Get Your Brain Washed 

The fourteenth annual Brainwash Movie Festival celebrates funky-mindedness and outré ideas.

The best films at Brainwash Drive-in/Bike-In/Walk-In Movie Festival are often structured as short, self-contained stories with a rise and an "aha" moment. Among this year's highlights are Christopher Preksta's The Mercury Men — in which a cubicle worker is challenged to save the world in five minutes — and Sean Buckelew's hand-painted animation And the Birds Flew from the Trees, which depicts a walk in the forest — with a twist.

Yet Brainwash is better known for material that skews way, way, way avant-garde. Jeff Vilencia's 1993 film Smush, which screened at the inaugural festival in 1995, comprises eight minutes of actress Erika Elizondo squishing worms — first with her bare feet, then her mother's high heels. It was featured alongside Ben Gardella's Karma Wash: Hare Krishna Hit and Run, which tells the story of a guy who hits a pedestrian, then takes his car to a "karma wash" to have the stigma removed, and Traffic Man, which had an actor stand on the island at Shattuck and University avenues and pretend to direct traffic, even though he was really just following the lights. Naturally, you would expect a lot of outré, funky-minded ideas to proliferate in a festival originally inspired by Burning Man, and later named for the famous Brainwash cafe and Laundromat in San Francisco's SOMA District. But it just gets funkier.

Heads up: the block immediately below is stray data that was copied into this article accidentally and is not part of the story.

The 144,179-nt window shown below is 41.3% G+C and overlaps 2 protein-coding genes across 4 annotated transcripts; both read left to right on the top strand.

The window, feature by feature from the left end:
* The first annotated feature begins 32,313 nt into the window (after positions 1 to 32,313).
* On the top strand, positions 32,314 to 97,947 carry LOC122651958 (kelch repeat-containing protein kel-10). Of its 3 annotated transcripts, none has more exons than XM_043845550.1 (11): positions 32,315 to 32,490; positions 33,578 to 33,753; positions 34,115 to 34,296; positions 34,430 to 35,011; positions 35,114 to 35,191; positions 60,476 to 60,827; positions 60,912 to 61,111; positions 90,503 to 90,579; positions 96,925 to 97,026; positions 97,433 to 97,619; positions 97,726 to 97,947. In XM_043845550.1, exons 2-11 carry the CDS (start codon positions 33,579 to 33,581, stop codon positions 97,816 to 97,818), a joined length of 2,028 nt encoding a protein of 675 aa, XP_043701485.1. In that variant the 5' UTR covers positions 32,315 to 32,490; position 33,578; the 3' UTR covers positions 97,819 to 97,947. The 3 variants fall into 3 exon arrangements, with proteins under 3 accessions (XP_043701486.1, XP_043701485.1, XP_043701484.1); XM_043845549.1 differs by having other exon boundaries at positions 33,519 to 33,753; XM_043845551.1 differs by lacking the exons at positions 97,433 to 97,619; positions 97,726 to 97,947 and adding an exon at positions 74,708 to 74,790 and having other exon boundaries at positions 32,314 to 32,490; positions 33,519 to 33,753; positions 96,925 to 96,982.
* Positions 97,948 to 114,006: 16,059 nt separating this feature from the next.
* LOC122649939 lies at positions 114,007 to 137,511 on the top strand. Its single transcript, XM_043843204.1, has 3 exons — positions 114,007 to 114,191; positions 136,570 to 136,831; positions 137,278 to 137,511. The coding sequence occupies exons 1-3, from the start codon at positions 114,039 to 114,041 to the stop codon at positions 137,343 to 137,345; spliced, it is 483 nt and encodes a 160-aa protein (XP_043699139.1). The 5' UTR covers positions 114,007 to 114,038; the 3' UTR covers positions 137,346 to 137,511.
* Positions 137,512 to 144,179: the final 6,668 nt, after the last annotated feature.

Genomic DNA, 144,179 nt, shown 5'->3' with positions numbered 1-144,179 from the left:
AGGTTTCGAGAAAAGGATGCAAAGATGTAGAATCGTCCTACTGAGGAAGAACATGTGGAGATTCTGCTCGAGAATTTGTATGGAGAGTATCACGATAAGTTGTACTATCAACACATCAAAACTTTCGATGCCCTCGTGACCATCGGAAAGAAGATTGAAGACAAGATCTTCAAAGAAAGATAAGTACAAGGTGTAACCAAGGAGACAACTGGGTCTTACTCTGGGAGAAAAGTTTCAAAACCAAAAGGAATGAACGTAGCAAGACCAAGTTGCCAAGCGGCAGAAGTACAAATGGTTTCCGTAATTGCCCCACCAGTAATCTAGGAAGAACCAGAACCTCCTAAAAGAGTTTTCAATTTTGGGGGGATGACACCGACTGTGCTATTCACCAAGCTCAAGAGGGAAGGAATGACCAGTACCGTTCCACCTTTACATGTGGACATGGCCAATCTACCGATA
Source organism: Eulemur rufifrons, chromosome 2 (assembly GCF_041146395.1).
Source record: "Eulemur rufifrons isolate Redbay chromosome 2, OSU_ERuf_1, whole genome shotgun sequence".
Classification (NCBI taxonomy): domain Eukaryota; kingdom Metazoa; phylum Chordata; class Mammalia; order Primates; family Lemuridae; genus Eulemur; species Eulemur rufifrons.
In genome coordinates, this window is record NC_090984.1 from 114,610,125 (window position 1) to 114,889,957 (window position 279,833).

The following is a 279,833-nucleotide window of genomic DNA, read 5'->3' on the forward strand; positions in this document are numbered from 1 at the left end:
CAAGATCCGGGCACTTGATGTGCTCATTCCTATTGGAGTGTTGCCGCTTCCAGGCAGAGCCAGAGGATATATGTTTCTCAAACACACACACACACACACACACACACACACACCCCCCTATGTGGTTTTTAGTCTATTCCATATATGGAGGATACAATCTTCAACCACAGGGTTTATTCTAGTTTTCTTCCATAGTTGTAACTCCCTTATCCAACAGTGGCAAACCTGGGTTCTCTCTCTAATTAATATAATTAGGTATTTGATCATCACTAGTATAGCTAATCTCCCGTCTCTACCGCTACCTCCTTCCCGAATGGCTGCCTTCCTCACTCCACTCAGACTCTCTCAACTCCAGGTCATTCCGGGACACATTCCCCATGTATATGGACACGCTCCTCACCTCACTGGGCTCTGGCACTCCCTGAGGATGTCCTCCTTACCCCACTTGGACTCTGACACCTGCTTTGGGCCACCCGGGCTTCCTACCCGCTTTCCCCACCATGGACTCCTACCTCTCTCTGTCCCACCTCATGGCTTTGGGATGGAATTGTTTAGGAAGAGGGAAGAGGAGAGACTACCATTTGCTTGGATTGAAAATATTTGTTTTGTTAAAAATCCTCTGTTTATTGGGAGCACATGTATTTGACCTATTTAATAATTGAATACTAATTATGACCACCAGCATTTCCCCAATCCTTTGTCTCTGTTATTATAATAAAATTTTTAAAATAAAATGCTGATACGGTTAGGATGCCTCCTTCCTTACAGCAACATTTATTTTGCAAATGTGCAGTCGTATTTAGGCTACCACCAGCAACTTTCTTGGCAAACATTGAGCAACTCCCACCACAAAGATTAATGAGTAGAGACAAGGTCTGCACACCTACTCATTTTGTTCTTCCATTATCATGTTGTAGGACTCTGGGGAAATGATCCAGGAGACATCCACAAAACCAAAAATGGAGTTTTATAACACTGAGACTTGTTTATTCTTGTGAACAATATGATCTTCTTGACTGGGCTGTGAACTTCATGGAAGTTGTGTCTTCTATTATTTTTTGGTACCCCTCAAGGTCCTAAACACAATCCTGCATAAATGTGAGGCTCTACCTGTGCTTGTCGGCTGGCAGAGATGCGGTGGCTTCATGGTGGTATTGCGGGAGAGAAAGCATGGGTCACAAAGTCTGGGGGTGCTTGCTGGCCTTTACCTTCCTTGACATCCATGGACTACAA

Now in its fourteenth year, Brainwash has a real sense of rootedness in the indie film community. It began as a stunt, said founder Dave Krzysik, with a program featuring a couple dozen films, all laid out on a Xeroxed sheet of paper. But the thing had legs — particularly since local filmmaker Les Blank helped launch the first event, and even submitted one of his old student films, which ended up winning an award. ("It was actually a good movie," Krzysik assured.) In the ensuing years, Krzysik worked hard to ensure the cult status of Brainwash. He's tried to perpetuate a myth that festival director Shelby Toland is actually an alien — one of a strange foreign race that have infiltrated this planet in search of movies "that are less boring than what they have abroad." He's given the festival a sense of ritual, in that it begins with an invocation and culminates with an awards presentation in which all honorees get bowling trophies (along with more valuable prizes such as Gorilla Film Production software).

This year's program comprises two screenings of fifteen short films, which will be shown in the Mandela Village Arts Center parking lot (1357 5th St., Oakland). Patrons can roll, trundle, or drive in, with or without their lawn chairs in tow, and catch a whole night of wackiness for $9 a head. Granted, predictability ends there. Friday through Saturday, July 25-26. 9 p.m.


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